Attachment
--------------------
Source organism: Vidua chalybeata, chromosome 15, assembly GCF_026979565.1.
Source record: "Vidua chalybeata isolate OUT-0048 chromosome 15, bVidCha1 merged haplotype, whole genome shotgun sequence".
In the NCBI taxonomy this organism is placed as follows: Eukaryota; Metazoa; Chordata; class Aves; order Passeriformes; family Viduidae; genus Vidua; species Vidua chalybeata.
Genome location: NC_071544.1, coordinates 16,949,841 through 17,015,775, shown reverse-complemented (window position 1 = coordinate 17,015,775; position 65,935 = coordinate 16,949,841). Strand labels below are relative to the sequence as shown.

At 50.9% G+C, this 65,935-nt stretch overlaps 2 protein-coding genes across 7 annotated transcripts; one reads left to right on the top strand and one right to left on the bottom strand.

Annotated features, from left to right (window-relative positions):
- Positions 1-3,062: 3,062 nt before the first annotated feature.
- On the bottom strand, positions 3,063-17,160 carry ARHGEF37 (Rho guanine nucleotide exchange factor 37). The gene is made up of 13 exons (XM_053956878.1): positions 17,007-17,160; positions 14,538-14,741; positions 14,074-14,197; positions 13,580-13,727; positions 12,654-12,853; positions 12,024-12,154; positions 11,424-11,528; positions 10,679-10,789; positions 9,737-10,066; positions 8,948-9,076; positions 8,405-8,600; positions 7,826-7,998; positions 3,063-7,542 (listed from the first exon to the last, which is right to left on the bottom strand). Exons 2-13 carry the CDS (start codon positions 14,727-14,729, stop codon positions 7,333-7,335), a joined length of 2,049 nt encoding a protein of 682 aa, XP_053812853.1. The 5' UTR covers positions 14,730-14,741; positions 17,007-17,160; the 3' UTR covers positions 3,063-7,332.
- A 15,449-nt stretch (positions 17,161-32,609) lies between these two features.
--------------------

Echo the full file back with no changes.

Source organism: Vidua chalybeata, chromosome 15, assembly GCF_026979565.1.
Source record: "Vidua chalybeata isolate OUT-0048 chromosome 15, bVidCha1 merged haplotype, whole genome shotgun sequence".
In the NCBI taxonomy this organism is placed as follows: Eukaryota; Metazoa; Chordata; class Aves; order Passeriformes; family Viduidae; genus Vidua; species Vidua chalybeata.
Genome location: NC_071544.1, coordinates 16,949,841 through 17,015,775, shown reverse-complemented (window position 1 = coordinate 17,015,775; position 65,935 = coordinate 16,949,841). Strand labels below are relative to the sequence as shown.

At 50.9% G+C, this 65,935-nt stretch overlaps 2 protein-coding genes across 7 annotated transcripts; one reads left to right on the top strand and one right to left on the bottom strand.

Annotated features, from left to right (window-relative positions):
- Positions 1-3,062: 3,062 nt before the first annotated feature.
- On the bottom strand, positions 3,063-17,160 carry ARHGEF37 (Rho guanine nucleotide exchange factor 37). The gene is made up of 13 exons (XM_053956878.1): positions 17,007-17,160; positions 14,538-14,741; positions 14,074-14,197; positions 13,580-13,727; positions 12,654-12,853; positions 12,024-12,154; positions 11,424-11,528; positions 10,679-10,789; positions 9,737-10,066; positions 8,948-9,076; positions 8,405-8,600; positions 7,826-7,998; positions 3,063-7,542 (listed from the first exon to the last, which is right to left on the bottom strand). Exons 2-13 carry the CDS (start codon positions 14,727-14,729, stop codon positions 7,333-7,335), a joined length of 2,049 nt encoding a protein of 682 aa, XP_053812853.1. The 5' UTR covers positions 14,730-14,741; positions 17,007-17,160; the 3' UTR covers positions 3,063-7,332.
- A 15,449-nt stretch (positions 17,161-32,609) lies between these two features.